Today wasn’t Dallas’s best day. He became a swim lesson drop out, and he took an ill-fated trip to the barbershop. Lately, he hasn’t minded getting his hair cut too much because he gets to go to Berkshire Trains afterwards and play with all the cool Thomas toys. He loves that place so much that he whispers its name with pure joy. His face lights up and he’ll say, “Mommy, Daddy is taking me to the…train store.” I don’t know why he feels the need to use hushed tones, but he’s not screaming, so I’m happy. Apparently, the scene at the barbershop pre-train store was like one out of the bowels of hell. There was a lot of crying, struggling, hitting, and overall unpleasantness. As a result, Dallas’s haircut wasn’t quite finished: it’s really short in the back and long in the front. I guess it’s kind of a reverse mullet, and that’s quite a look.
On the swim lesson front, things weren’t much better. Last weekend, Dallas clung to me in the pool like a spider monkey. I knew he would never be a star pupil in the class, but I was pleased he had gotten in the water with me to try it out. This week, he wouldn’t even get in the water. He just sat at the edge of the pool and told me he wasn’t going to go in. I was in a swimsuit in front of a bunch of skinny, young, blond moms – one of them in a BIKINI- so I was not pleased that Dallas had chosen this particular moment to really stand his ground. I found myself becoming increasingly more frustrated with the whole issue, and I couldn’t figure out why. I really don’t give a hoot if Dallas wants to swim or not. He’s two years old, and I imagine the pool looks pretty deep to him even at a depth of four feet. The only reason we even started the lessons was because he said he wanted to try it after watching Lottie fling herself into the pool week after week at her swim lessons. I tried a few half-hearted attempts to get him into the water with no success, and then I declared our pool time over for the day.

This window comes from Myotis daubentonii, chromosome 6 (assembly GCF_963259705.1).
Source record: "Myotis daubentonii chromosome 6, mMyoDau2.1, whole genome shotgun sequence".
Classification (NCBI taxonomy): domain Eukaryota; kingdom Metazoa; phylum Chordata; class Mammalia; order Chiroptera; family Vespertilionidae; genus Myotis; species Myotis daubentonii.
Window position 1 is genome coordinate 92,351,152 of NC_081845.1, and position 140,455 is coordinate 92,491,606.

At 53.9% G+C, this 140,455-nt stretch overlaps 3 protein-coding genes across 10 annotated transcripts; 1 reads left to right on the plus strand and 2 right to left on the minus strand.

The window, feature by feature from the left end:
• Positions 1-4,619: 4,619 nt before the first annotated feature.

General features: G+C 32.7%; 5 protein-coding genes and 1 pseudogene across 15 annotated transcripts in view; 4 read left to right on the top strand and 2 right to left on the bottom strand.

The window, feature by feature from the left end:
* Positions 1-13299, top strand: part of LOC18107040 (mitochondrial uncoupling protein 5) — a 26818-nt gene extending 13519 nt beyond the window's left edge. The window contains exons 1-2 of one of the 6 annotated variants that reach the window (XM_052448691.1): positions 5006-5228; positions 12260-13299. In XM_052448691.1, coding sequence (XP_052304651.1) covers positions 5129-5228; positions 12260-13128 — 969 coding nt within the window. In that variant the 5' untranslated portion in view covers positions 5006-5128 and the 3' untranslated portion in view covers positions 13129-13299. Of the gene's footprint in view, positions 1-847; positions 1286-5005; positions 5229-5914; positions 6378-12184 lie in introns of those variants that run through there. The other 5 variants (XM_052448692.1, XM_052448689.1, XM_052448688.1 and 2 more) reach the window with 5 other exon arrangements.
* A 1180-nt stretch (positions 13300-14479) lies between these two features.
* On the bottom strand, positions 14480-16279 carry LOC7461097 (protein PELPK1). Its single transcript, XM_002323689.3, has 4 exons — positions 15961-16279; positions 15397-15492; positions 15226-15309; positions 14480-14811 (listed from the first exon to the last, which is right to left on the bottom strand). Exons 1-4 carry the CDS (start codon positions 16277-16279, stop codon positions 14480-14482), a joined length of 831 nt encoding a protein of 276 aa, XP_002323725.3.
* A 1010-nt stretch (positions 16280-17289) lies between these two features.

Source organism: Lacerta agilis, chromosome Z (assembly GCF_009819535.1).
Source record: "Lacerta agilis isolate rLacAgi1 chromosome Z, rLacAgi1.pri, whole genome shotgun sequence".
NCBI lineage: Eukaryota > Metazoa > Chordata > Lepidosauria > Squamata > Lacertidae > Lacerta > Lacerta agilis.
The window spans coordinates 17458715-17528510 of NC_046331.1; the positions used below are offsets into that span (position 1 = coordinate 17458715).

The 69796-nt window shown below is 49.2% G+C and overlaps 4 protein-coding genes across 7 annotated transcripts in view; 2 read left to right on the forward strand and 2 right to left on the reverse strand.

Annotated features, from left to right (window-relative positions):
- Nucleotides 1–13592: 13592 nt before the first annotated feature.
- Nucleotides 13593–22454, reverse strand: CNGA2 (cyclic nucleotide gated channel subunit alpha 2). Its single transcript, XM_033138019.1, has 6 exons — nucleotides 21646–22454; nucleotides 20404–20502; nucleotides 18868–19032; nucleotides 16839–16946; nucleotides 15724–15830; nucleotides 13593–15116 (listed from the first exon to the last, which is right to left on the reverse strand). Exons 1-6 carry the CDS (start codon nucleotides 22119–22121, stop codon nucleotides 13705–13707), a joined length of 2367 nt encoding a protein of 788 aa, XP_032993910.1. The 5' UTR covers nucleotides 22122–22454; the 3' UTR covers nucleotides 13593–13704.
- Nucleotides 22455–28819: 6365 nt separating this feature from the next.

After the whole thing was over, it finally hit me why I was upset: the other mothers. These other women in the pool with their six-month-old babies were smiling at me when Dallas refused to get into the water, but the smiles weren’t ones of sympathy. Well, they were faux-sympathetic, and that’s what really ticked me off. The other mothers were in the water with their perfect little babies who didn’t yet have the verbal ability to scream, “Get me out of here!” These Smuggy McSmugsters were probably inwardly congratulating themselves for not having difficult children, children who didn’t listen and who refused to do as they were told. Children who had opinions and expressed them. They smiled at me as if to say, “Gee, you must be embarrassed that your hoss of a kid is too scared to go into a pool with a bunch of babies.” Seeing those smug smiles on their smug faces made me want to scream. I wanted to say, “Just wait until your kid is two years old, and then we’ll see who’s smug.” I wanted them to understand that maybe my boy didn’t want to swim, but he could speak and sing circles around other kids his age. I wanted them to know that he has memorized the majority of the books in our house and can “read” them back to me at any moment. So maybe my son won’t be an athlete, but he’s smart, funny, stubborn, and curious. I wanted to tell all of this to the Queens of Smugville, but instead, I took Dallas’s hand and led him into the locker room where I promised him that he wouldn’t have to go back in the water until he was good and ready. He hugged me and said, “You’re the best woman I ever had, Mommy.” Take that, Smugsteronies.